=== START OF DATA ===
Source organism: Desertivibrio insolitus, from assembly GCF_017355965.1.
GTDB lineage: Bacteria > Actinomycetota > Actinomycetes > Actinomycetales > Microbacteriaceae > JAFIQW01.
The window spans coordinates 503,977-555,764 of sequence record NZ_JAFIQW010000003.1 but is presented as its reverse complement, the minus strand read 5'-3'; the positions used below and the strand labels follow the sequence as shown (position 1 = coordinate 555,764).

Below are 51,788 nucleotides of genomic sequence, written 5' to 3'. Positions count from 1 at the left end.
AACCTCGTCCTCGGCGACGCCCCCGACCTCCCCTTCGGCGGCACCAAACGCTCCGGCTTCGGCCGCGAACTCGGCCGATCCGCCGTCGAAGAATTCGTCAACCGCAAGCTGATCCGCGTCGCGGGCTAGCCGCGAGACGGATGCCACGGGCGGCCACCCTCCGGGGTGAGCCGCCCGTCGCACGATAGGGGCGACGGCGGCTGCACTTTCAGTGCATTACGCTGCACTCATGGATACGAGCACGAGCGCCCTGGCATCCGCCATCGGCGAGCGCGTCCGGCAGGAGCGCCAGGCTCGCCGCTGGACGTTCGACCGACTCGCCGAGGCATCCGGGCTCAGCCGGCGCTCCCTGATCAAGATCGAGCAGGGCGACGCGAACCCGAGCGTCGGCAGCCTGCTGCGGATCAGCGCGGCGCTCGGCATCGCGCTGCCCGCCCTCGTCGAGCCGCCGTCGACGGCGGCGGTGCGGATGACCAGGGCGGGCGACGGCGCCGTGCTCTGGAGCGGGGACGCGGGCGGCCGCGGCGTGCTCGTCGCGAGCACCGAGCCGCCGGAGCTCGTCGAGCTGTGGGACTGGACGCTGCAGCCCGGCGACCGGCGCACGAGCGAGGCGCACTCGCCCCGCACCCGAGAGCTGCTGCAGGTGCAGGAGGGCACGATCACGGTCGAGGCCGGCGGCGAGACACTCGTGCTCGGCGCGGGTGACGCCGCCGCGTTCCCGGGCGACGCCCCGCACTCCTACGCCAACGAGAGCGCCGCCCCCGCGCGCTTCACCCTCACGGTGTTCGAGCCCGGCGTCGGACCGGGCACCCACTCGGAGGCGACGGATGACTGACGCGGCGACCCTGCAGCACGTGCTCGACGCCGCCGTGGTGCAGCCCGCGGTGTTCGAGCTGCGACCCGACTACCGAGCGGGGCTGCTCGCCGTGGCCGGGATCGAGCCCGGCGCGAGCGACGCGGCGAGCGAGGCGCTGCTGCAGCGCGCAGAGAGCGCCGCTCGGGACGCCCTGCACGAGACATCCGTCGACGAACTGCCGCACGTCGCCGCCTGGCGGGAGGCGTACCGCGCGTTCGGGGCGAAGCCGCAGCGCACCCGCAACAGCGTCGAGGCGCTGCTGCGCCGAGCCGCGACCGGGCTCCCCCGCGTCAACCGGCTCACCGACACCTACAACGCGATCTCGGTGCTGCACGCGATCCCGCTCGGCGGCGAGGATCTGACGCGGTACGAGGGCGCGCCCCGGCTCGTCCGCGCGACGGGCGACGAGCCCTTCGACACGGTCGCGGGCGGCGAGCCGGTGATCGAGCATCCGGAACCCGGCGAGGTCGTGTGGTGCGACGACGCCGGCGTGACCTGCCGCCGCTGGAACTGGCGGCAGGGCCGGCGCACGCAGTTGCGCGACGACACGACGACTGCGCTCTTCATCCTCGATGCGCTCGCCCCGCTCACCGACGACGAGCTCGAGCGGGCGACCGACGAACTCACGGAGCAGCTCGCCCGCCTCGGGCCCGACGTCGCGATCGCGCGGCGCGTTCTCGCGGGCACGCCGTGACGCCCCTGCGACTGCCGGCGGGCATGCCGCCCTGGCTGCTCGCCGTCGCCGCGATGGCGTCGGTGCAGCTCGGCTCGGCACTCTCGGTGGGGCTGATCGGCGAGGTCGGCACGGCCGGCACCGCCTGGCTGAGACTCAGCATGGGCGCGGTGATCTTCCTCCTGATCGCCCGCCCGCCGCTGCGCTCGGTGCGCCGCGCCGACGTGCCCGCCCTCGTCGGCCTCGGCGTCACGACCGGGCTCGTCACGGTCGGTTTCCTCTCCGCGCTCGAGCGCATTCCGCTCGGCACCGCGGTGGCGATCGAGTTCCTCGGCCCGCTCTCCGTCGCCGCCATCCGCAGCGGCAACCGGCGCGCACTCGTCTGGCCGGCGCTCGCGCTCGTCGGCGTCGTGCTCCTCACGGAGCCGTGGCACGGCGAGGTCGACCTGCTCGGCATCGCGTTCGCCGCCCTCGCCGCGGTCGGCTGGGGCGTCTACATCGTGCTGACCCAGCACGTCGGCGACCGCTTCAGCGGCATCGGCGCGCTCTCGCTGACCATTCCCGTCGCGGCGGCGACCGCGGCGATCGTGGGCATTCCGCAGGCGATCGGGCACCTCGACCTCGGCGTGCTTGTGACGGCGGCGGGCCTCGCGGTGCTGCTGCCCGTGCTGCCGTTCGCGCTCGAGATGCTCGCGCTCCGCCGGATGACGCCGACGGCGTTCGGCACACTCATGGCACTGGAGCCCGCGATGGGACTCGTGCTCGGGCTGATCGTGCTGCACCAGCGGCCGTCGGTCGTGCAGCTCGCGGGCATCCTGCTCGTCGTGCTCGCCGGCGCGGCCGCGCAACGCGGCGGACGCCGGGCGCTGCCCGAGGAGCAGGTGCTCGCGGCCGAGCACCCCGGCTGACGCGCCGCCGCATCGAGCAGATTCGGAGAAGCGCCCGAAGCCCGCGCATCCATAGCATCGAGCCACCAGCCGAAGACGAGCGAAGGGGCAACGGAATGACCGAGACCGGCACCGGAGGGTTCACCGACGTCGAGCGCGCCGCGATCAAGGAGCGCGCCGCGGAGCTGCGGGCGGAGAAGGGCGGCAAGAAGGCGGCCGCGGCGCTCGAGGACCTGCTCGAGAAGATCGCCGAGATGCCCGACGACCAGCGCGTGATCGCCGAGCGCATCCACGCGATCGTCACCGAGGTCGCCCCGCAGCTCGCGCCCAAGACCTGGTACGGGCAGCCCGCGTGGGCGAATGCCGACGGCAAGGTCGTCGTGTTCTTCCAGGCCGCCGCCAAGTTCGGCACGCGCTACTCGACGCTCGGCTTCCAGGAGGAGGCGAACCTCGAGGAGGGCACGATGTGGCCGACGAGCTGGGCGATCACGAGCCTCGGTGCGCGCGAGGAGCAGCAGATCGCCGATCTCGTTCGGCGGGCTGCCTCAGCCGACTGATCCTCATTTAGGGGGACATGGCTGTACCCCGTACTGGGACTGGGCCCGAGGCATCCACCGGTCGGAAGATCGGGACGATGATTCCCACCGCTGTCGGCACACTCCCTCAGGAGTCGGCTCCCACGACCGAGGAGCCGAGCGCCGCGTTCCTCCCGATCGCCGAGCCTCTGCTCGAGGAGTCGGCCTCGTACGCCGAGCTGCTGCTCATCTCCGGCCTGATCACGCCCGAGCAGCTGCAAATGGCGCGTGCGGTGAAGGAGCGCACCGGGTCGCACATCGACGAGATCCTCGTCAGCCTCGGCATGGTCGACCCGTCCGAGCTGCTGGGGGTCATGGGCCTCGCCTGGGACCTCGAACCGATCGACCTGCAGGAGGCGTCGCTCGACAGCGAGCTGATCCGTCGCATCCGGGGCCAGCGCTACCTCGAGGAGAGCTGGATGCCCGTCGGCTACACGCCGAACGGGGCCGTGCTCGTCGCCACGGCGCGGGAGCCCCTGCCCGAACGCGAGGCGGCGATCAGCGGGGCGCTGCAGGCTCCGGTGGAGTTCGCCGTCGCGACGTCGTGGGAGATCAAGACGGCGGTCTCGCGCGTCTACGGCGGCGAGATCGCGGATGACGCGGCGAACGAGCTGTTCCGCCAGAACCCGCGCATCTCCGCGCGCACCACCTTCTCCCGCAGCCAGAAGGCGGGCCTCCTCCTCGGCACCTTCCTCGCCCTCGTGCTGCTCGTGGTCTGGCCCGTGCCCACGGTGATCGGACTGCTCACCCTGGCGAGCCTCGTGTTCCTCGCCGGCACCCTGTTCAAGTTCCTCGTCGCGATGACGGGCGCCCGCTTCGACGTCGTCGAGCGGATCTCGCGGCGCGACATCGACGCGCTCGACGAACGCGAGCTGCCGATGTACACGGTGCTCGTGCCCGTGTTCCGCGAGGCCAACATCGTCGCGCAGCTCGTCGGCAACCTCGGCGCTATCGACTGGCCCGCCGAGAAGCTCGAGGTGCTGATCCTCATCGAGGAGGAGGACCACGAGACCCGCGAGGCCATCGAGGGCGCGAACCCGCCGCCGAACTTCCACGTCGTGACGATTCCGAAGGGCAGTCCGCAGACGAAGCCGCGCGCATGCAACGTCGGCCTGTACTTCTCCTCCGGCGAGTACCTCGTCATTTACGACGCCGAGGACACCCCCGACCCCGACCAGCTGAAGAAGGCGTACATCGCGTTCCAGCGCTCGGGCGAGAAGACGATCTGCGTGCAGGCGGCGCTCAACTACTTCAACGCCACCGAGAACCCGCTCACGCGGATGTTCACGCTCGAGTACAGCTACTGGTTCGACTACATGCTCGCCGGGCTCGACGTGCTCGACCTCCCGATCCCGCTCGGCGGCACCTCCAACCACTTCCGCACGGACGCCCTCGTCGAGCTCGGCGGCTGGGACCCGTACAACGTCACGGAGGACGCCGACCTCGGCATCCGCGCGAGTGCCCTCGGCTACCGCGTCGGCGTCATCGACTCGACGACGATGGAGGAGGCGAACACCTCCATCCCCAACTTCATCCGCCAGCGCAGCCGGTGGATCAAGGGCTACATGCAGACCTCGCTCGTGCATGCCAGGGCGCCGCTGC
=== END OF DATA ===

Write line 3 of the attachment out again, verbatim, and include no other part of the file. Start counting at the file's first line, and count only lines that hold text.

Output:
The window spans coordinates 503,977-555,764 of sequence record NZ_JAFIQW010000003.1 but is presented as its reverse complement, the minus strand read 5'-3'; the positions used below and the strand labels follow the sequence as shown (position 1 = coordinate 555,764).